Freedom is both an integral and multi-layered topic for improvised music, describing its mechanics, aesthetics, and values and often an underlying political dimension as well. In the case of free jazz specifically, the word carries additional weight given the music's deep connection to the black liberation movement of the 1960's and 70's.
The passionate and unclassifiable work of Calgary-based improviser Jairus Sharif embraces each of these definitions of freedom and others, albeit strictly on its own personal and idiosyncratic terms. Since early 2020, the 34 year-old autodidact has been generating a steady stream of homespun solo recordings that forge unprecedented connections between hip-hop abstraction, cosmic skronk, outsider jazz, and staunch post-punk DIY ethos.
Leading up to the pandemic, Sharif's immersion in spiritual and exploratory jazz had culminated in him deciding to purchase an alto saxophone. Unbeknownst to him this instrument would be a catalyst for him to discover his own ardently individualistic artistic voice.
Prior to that point, he had always been somewhat of a solitary musical traveler. In 2002, he acquired his first instrument—a pair of Technics 1200s — but struggled to find local collaborators that had equal investment in hip hop culture. Ultimately, Sharif picked up the guitar, turning to the resilient local punk community, that had also nurtured both of his mothers some time earlier.
As Black Lives Matter gained momentum in the wake of George Floyd's murder, Sharif was suddenly flooded with an acute awareness of his own identity. It compelled him to zealously plunge headlong into open-ended spontaneous solo creation. Water & Tools, his strange and stirring debut for Toronto's Telephone Explosion Records (home to full-lengths from the likes of Brodie West's Eucalyptus, Mas Aya, and Joseph Shabason), offers a glimpse into this ongoing hermetic journey.
As Sharif dedicated himself to uncovering his own deeper musical truths, he assembled a home studio in his basement, cobbling together a drum kit from bits his bandmate had left at his house pre-pandemic, chaining effects together and outfitting the entire space with microphones. Somewhere between the chaos of child's treehouse and the tidy import of a shrine, this space (pictured on the album's back cover) consecrated his own imagination. He laid it out to maximize access to any and every tool in his arsenal, providing him a freedom to explore that he had never permitted himself to consummate before.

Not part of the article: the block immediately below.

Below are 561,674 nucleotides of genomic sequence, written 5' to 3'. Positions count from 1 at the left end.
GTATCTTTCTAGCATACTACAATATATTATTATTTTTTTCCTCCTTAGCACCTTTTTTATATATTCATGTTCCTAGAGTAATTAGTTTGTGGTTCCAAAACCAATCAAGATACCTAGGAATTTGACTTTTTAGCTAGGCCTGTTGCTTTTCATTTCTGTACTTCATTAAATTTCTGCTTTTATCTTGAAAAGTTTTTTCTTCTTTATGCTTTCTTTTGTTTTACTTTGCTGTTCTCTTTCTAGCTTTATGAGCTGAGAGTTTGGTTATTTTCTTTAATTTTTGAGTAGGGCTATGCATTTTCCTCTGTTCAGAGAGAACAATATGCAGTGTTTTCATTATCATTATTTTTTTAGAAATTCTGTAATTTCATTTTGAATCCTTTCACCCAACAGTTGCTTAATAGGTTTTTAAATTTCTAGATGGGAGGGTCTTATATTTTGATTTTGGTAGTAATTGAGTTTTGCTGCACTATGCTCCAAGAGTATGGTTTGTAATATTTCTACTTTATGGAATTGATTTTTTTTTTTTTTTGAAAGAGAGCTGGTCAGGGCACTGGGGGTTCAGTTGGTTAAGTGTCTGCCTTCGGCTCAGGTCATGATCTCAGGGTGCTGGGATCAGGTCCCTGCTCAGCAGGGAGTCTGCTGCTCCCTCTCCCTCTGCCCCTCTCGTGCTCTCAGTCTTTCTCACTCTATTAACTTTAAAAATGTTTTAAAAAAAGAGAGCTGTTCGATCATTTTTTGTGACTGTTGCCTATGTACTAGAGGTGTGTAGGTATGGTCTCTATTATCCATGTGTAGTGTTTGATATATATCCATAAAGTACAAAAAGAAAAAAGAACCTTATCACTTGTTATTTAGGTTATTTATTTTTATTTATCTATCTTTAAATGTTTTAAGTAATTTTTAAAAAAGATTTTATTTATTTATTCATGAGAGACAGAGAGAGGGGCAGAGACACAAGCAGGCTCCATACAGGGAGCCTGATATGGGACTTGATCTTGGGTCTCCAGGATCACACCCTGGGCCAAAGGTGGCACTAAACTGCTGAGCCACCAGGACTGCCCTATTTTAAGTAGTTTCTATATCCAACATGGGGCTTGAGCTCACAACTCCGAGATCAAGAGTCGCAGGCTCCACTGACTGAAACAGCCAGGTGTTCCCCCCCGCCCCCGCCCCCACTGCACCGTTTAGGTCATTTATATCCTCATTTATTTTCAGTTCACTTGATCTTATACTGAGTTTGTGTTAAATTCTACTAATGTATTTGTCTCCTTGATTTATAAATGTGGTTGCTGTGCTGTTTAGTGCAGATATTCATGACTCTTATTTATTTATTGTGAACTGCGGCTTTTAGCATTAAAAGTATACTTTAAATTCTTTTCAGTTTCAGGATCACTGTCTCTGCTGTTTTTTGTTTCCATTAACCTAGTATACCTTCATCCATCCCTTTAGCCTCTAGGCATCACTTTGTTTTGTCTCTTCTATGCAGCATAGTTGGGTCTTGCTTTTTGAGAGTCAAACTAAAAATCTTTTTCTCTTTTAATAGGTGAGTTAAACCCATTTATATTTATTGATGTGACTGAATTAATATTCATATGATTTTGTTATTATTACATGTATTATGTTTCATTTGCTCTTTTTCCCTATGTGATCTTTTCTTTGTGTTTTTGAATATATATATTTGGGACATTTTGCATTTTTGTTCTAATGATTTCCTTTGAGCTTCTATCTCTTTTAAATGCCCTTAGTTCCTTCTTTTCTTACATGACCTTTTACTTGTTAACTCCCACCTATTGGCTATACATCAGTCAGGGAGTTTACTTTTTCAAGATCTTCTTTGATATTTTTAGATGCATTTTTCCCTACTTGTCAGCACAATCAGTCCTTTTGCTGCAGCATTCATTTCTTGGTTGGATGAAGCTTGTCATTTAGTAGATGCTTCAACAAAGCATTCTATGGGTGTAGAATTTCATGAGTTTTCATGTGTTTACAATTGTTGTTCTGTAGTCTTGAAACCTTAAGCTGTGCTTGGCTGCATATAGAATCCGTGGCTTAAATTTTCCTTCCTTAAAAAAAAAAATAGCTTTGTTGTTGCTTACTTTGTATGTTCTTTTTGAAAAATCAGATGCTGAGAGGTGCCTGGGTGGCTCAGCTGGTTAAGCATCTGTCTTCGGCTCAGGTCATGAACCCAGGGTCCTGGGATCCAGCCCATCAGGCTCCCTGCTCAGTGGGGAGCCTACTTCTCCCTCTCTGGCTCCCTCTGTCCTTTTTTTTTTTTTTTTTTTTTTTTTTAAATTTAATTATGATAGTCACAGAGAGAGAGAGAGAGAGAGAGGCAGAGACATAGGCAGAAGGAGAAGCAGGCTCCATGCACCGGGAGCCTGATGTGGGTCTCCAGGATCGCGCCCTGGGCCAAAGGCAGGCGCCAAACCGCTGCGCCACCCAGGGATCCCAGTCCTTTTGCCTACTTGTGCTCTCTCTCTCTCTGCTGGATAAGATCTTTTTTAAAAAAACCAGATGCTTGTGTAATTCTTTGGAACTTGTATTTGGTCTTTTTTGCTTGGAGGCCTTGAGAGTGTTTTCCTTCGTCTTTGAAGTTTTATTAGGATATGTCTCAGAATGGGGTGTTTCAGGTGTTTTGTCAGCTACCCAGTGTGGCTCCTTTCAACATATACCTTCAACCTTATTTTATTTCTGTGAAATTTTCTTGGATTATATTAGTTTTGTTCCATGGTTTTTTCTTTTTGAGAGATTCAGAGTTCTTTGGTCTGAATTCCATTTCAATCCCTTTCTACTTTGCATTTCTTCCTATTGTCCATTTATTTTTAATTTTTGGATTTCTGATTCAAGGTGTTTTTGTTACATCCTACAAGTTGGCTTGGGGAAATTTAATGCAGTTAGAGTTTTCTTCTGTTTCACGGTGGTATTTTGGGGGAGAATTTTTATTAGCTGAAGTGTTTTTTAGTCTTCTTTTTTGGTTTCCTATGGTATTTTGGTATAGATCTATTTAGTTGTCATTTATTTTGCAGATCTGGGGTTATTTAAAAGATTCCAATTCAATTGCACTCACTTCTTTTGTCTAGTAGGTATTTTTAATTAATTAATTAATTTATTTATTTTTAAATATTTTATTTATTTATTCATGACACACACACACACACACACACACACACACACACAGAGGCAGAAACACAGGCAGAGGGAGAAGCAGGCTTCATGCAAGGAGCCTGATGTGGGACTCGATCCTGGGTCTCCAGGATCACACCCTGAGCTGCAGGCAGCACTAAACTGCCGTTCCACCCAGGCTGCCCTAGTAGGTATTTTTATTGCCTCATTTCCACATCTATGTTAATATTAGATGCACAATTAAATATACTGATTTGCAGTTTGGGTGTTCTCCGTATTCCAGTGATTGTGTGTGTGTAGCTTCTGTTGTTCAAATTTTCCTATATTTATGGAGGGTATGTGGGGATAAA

Within this cozy private universe, his recent purchase—the saxophone—assumed new meaning. It furnished a tangible connection to the black radicalism that mobilized free jazz, but also something far more personal. From a technical standpoint, the instrument was completely unfamiliar to him, yet rather than this being a hindrance to Sharif, his inexperience opened fruitful path forward, unencumbered by preconceptions. Resolving to shirk formal training, convention, and build his own understanding of it from scratch, allowed him to access his most raw, fundamental creative impulses. The Saxophone's inseverable bond with breath compounded this effect, echoing revelatory discoveries he had been making about breathing through yoga, research, and psychotherapy. Of course, the parallels with BLM's harrowing rallying cry—“I can't breathe”—were not lost on him either.
Water & Tools is a dense, contradictory statement with a blustery surface that shelters a soulful heart. It's generous music, exuding profound vulnerability—grappling with the loss of one his mothers, Lisa—all the while brimming with electric wide-eyed wonder. Almost every one of the nine pieces seems to carry some semblance of a groove, while remaining completely untethered from pulse. For Sharif, this collection is an expression of newfound lucidity, however for the listener his sonic concoctions act as powerful psychotropics. At points, there's a timelessness that's conveyed through the music's processional, ritualistic tenor, and yet there's an endless amount of wild, futuristic detail waiting to unspool at any given moment. Similarly, while this recording emerges from Sharif's private pilgrimage and personal emancipation, he also leaves room for collaboration. Woven throughout Sharif's one-man-ensemble textures, one finds Maxmilian Turnbull (of Badge Epoque, U.S. Girls, and Cosmic Range infamy) providing sundry keyboards and treatments, as well as his mixing skills.
Whether conjuring effusive psychedelia or plumbing introspective depths, the music that Jairus Sharif produces is singular, visceral, and wondrously unpredictable. Water & Tools sketches a raw, firsthand account of his nascent explorations within his own unbridled imagination.